La Maréchale d’Aubemer, Nouvelle du XVIIIème Siècle, or The Widow of Field Marshal d’Aubemer: A Novella of the 18th Century, posthumously published in 1867, is a novel by the author and memoirist Madame de Boigne, born Adélaïde d’Osmond (1781-1866). Mine is the first English translation, available here for the first time anywhere.
In Chapter 12, Henri meets with an accident…
THE WIDOW OF FIELD MARSHAL D’AUBEMER: A NOVELLA OF THE 18TH CENTURY
A Race Meeting at Vincennes
The end of the autumn saw M and Mme de Saveuse installed at the Hôtel d’Aubemer, and Lionel in the fulness of his glory, having manoeuvred his interests and pleasures to the fore. Gudule, having been presented at court by her aunt,1 had obtained a great success there, and everyone who anointed her that winter’s most brilliant star in the fashionable firmament attracted some of the hatred that the Princesse de Montford bore her. Princesse Simon nonetheless made conspicuous advances to Mme de Saveuse, which were rejected with a cold politeness that was attributed to jealousy over Lionel. The Maréchale was convinced of it and sought to distract her niece by surrounding her with attention and pleasures. She hoped to have succeeded up to a certain point, for Gudule once again adopted that serene gaiety and gentle equanimity that seemed to have abandoned her for a time. D’Estouteville, taking advantage of the new liaison so loudly publicized by Princesse Simon, had broken with her while at the same time keeping up appearances as expected of a well-bred gentleman; he still frequented the Duchesse de Montford’s salon, where he was perfectly polite to her daughter-in-law, but did not set foot in her house and no longer answered her letters. Lionel was very cast down by all this; well-versed in the sacred texts of gallantry, he knew that he should be full of regard for the supplanted lover now that he was no longer in the lists with him, but no more than Prince Simon did Henri give him the opportunity to put theory into practice, and he treated him with precisely the same familiar condescension as before his great success, not giving him any occasion to play the new role for which he had so diligently prepared.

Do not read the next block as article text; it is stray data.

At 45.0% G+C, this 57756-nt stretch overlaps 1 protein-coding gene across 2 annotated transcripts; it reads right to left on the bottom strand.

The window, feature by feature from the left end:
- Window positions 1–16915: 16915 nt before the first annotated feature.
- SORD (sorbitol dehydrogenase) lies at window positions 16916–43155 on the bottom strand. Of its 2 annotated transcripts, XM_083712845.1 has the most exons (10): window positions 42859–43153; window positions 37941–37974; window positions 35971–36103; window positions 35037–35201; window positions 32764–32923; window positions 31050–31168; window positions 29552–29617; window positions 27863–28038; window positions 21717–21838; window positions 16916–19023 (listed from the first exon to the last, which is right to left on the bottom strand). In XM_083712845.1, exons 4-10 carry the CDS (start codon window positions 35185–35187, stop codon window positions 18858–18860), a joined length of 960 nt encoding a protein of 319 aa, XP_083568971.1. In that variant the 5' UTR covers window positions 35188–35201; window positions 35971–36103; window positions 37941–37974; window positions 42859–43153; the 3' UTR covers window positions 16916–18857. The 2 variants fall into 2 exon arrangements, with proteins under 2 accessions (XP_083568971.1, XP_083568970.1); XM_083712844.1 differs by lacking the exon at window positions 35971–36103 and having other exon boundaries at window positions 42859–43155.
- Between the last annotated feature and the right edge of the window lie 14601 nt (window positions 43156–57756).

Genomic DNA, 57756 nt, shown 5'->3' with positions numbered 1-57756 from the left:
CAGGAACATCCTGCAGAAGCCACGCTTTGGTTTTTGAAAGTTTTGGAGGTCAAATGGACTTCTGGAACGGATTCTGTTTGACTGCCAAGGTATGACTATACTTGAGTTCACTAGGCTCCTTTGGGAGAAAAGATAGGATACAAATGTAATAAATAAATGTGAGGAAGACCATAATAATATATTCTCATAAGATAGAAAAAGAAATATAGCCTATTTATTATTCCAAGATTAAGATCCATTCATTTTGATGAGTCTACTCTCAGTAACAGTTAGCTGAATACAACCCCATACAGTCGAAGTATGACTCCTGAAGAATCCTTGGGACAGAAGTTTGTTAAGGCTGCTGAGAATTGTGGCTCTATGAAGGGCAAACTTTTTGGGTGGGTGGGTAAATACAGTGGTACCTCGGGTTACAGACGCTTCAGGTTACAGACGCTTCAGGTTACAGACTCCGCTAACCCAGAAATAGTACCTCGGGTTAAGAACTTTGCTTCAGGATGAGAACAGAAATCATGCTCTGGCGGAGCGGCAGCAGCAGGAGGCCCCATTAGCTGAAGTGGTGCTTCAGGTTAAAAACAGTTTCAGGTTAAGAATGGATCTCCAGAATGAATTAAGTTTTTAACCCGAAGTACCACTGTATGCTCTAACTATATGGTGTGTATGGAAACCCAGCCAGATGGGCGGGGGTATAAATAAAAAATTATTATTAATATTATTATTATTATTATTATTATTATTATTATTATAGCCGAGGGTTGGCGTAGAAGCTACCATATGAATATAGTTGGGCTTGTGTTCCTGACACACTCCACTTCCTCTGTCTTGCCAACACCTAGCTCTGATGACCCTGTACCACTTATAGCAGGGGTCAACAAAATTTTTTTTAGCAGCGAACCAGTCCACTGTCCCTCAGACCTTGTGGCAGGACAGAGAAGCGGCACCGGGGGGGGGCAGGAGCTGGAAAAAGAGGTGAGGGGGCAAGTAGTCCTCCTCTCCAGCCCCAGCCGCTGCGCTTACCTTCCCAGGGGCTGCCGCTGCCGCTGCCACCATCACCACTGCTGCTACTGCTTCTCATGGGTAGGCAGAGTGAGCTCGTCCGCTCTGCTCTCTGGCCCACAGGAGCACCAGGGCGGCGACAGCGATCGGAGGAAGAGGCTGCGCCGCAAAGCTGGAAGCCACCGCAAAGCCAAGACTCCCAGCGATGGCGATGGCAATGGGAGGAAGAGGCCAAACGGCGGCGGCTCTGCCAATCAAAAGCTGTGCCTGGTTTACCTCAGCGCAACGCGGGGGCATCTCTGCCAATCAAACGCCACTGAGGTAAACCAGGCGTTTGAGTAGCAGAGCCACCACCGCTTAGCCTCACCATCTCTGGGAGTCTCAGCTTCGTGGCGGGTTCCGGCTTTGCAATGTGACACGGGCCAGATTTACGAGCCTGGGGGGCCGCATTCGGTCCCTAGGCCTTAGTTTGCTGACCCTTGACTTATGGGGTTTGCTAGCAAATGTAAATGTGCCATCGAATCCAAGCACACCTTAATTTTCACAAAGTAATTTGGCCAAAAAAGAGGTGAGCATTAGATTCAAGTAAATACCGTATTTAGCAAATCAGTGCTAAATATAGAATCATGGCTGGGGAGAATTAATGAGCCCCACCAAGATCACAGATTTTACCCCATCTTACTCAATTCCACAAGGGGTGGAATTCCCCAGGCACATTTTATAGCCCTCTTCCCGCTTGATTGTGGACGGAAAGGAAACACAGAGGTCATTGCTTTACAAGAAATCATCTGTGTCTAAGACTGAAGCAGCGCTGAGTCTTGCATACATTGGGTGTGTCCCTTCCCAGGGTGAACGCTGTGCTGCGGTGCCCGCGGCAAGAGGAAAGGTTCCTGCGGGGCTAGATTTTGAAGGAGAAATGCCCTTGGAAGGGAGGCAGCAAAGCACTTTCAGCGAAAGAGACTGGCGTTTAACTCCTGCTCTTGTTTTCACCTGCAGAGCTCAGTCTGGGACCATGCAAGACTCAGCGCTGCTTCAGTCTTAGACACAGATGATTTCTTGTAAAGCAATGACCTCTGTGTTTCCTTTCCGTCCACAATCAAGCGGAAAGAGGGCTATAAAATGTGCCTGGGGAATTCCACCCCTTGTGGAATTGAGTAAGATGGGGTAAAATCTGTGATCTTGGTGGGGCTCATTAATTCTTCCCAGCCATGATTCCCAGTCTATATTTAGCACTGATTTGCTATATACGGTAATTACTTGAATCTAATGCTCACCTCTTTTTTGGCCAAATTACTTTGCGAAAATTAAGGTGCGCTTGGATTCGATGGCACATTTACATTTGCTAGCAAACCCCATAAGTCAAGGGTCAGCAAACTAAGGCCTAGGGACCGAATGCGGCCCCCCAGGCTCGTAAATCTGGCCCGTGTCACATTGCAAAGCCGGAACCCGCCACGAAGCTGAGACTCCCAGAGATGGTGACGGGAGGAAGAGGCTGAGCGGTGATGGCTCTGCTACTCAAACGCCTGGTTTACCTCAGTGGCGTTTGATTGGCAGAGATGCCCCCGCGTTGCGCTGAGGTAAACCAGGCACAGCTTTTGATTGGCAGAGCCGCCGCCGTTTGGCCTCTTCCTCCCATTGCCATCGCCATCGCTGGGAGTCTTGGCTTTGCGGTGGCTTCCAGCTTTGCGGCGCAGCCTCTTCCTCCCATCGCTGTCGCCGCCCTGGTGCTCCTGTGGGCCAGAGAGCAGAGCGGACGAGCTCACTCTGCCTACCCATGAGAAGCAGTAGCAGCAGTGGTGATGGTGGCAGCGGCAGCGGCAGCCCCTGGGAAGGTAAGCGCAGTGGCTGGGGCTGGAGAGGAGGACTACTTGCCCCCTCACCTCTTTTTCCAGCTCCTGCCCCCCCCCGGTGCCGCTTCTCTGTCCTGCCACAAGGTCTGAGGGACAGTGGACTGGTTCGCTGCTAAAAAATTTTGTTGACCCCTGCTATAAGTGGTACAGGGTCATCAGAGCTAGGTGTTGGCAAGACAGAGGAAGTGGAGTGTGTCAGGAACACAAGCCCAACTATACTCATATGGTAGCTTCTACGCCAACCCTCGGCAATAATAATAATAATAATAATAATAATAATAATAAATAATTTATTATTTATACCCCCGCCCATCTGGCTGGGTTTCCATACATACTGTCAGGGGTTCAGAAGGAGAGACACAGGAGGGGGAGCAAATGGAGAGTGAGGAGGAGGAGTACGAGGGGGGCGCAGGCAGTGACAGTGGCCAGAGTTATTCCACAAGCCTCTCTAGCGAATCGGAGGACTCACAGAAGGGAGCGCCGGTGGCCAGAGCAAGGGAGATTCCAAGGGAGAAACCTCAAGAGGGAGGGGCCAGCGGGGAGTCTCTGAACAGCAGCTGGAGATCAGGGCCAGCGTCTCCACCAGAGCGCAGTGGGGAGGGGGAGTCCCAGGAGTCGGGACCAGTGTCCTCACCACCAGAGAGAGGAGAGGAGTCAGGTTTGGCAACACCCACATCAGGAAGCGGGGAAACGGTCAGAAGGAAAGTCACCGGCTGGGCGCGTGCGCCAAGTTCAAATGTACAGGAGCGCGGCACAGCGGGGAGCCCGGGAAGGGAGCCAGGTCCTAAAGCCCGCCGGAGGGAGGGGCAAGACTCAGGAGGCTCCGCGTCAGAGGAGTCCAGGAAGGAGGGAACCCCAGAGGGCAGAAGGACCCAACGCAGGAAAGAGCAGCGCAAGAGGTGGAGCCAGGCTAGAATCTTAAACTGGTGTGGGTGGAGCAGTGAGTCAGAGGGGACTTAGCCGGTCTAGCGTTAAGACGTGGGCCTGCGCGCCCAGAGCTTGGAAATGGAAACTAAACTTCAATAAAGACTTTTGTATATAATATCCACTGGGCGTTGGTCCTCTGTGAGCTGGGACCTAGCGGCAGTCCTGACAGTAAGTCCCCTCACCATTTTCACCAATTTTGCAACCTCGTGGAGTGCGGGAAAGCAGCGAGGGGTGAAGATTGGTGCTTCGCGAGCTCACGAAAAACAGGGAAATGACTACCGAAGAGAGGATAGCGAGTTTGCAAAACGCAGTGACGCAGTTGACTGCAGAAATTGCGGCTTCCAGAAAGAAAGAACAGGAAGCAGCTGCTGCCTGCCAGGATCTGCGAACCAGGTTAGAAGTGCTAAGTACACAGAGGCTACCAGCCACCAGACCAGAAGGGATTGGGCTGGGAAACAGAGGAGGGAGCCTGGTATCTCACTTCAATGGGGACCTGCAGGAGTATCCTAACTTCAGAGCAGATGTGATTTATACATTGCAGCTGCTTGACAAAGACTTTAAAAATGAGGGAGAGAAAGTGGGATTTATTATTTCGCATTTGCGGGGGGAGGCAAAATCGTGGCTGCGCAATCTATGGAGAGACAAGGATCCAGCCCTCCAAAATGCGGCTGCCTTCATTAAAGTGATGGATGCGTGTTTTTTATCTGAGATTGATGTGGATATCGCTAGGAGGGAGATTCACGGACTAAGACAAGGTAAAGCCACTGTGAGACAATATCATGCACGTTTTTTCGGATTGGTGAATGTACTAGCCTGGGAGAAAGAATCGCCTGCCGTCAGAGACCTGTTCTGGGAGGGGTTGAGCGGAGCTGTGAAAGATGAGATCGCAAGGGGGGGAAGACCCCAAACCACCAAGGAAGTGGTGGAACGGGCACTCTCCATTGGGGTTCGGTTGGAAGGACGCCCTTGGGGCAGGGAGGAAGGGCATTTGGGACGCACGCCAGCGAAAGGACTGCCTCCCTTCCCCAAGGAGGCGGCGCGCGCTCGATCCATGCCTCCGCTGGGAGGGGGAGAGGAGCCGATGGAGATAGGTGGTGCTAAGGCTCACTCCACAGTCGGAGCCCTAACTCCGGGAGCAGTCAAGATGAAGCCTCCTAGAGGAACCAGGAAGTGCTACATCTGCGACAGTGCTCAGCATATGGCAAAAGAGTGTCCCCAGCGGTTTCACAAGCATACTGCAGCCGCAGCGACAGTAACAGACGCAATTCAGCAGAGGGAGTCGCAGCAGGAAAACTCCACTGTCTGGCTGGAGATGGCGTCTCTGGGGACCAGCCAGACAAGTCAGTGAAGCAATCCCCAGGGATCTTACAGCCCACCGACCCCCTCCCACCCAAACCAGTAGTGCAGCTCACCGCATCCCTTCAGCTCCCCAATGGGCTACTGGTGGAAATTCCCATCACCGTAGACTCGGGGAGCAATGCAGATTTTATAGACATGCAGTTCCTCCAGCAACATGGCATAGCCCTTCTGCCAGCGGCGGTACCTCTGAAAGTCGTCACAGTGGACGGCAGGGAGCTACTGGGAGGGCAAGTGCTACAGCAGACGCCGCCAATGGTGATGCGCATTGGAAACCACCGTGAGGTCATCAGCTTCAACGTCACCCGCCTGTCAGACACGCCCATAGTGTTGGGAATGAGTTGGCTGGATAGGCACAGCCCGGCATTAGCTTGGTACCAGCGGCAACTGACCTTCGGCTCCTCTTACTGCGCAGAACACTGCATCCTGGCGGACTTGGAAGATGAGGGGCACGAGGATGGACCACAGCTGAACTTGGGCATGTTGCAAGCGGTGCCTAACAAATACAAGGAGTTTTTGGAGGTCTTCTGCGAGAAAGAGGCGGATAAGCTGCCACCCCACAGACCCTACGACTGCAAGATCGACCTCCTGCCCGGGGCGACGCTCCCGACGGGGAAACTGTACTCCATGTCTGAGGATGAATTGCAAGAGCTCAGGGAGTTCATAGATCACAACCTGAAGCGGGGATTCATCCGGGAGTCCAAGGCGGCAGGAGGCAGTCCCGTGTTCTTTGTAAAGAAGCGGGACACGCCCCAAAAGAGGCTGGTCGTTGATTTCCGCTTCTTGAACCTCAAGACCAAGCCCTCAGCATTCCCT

Even before it had been quite noticed, Mme de Saveuse had divined the rupture between M d’Estouteville and the Princesse de Montford. She was very consciously pleased for him, and a bit more shamefacedly pleased to see a setback for the Princesse de Montford, whom it was her duty not to like. As for herself, she of course had no personal stake in the matter, and poor Gudule was even rather pleased with herself and the victory she had won over her own heart when she noticed in the course of the winter that her animadversion towards the Princesse had been allayed a good deal. There was no longer any question of returning to Limousin, and Comtesse Lionel, encouraged by her mother, resigned herself to her sojourn in Paris.